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Author Hölker, F.; Wurzbacher, C.; Weißenborn, C.; Monaghan, M.T.; Holzhauer, S.I.J.; Premke, K. url  doi
openurl 
  Title Microbial diversity and community respiration in freshwater sediments influenced by artificial light at night Type Journal Article
  Year 2015 Publication Philosophical Transactions of the Royal Society of London. Series B, Biological Sciences Abbreviated Journal Philos Trans R Soc Lond B Biol Sci  
  Volume 370 Issue Pages 20140130  
  Keywords Animals; DNA metabarcoding; next-generation sequencing; light pollution; photoautotrophs; diatoms; Cyanobacteria; primary production; carbon turnover; freshwater  
  Abstract An increasing proportion of the Earth's surface is illuminated at night. In aquatic ecosystems, artificial light at night (ALAN) may influence microbial communities living in the sediments. These communities are highly diverse and play an important role in the global carbon cycle. We combined field and laboratory experiments using sediments from an agricultural drainage system to examine how ALAN affects communities and alters carbon mineralization. Two identical light infrastructures were installed parallel to a drainage ditch before the start of the experiment. DNA metabarcoding indicated that both sediment communities were similar. After one was lit for five months (July–December 2012) we observed an increase in abundance (diatoms, Cyanobacteria) in ALAN-exposed sediments. In laboratory incubations mimicking summer and winter (six weeks each), communities in sediments that were exposed to ALAN for 1 year (July 2012–June 2013) showed less overall seasonal change compared with ALAN-naive sediments. Nocturnal community respiration was reduced in ALAN-exposed sediments. In long-term exposed summer-sediments, we observed a shift from negative to positive net ecosystem production. Our results indicate ALAN may alter sediment microbial communities over time, with implications for ecosystem-level functions. It may thus have the potential to transform inland waters to nocturnal carbon sinks.  
  Address Leibniz Institute of Freshwater Ecology and Inland Fisheries (IGB), Mu¨ggelseedamm 301/310, Berlin 12587, Germany; hoelker@igb-berlin.de  
  Corporate Author Thesis  
  Publisher Royal Society Place of Publication Editor  
  Language English Summary Language English Original Title  
  Series Editor Series Title The biological impacts of artificial light at night: from molecules to communities Abbreviated Series Title  
  Series Volume Series Issue Edition  
  ISSN ISBN Medium  
  Area Expedition Conference  
  Notes Approved no  
  Call Number IDA @ john @ Serial 1127  
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Author Holzhauer S.I.J.; Franke S.; Kyba C.C.M.; Manfrin A.; Klenke R.; Voigt C.C.; Lewanzik D.; Oehlert M.; Monaghan M.T.; Schneider S.; Heller S.; Kuechly H.; Brüning A.; Honnen A.-C.; Hölker F. url  doi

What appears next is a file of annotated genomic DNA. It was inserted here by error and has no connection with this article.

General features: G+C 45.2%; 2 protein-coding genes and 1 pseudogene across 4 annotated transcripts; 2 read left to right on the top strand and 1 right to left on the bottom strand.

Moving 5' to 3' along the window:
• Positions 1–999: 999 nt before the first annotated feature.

openurl 
  Title Out of the Dark: Establishing a Large-Scale Field Experiment to Assess the Effects of Artificial Light at Night on Species and Food Webs Type Journal Article
  Year 2015 Publication Sustainability Abbreviated Journal  
  Volume 7 Issue 11 Pages 15593-15616  
  Keywords ALAN; artificial light at night; ecosystems; freshwater; light pollution; loss of the night; photometric characterization; riparian; Verlust der Nacht  
  Abstract Artificial light at night (ALAN) is one of the most obvious hallmarks of human presence in an ecosystem. The rapidly increasing use of artificial light has fundamentally transformed nightscapes throughout most of the globe, although little is known about how ALAN impacts the biodiversity and food webs of illuminated ecosystems. We developed a large-scale experimental infrastructure to study the effects of ALAN on a light-naïve, natural riparian (i.e., terrestrial-aquatic) ecosystem. Twelve street lights (20 m apart) arranged in three rows parallel to an agricultural drainage ditch were installed on each of two sites located in a grassland ecosystem in northern Germany. A range of biotic, abiotic, and photometric data are collected regularly to study the short- and long-term effects of ALAN on behavior, species interactions, physiology, and species composition of communities. Here we describe the infrastructure setup and data collection methods, and characterize the study area including photometric measurements. None of the measured parameters differed significantly between sites in the period before illumination. Results of one short-term experiment, carried out with one site illuminated and the other acting as a control, demonstrate the attraction of ALAN by the immense and immediate increase of insect catches at the lit street lights. The experimental setup provides a unique platform for carrying out interdisciplinary research on sustainable lighting.  
  Address Leibniz Institute of Freshwater Ecology and Inland Fisheries (IGB), Müggelseedamm 301/310, 12587 Berlin, Germany; holzhauer(at)igb-berlin.de  
  Corporate Author Thesis  
  Publisher MDPI Place of Publication Editor  
  Language English Summary Language English Original Title  
  Series Editor Series Title Abbreviated Series Title  
  Series Volume Series Issue Edition  
  ISSN ISBN Medium  
  Area Expedition Conference  
  Notes Approved no  
  Call Number LoNNe @ schroer @ Serial 1305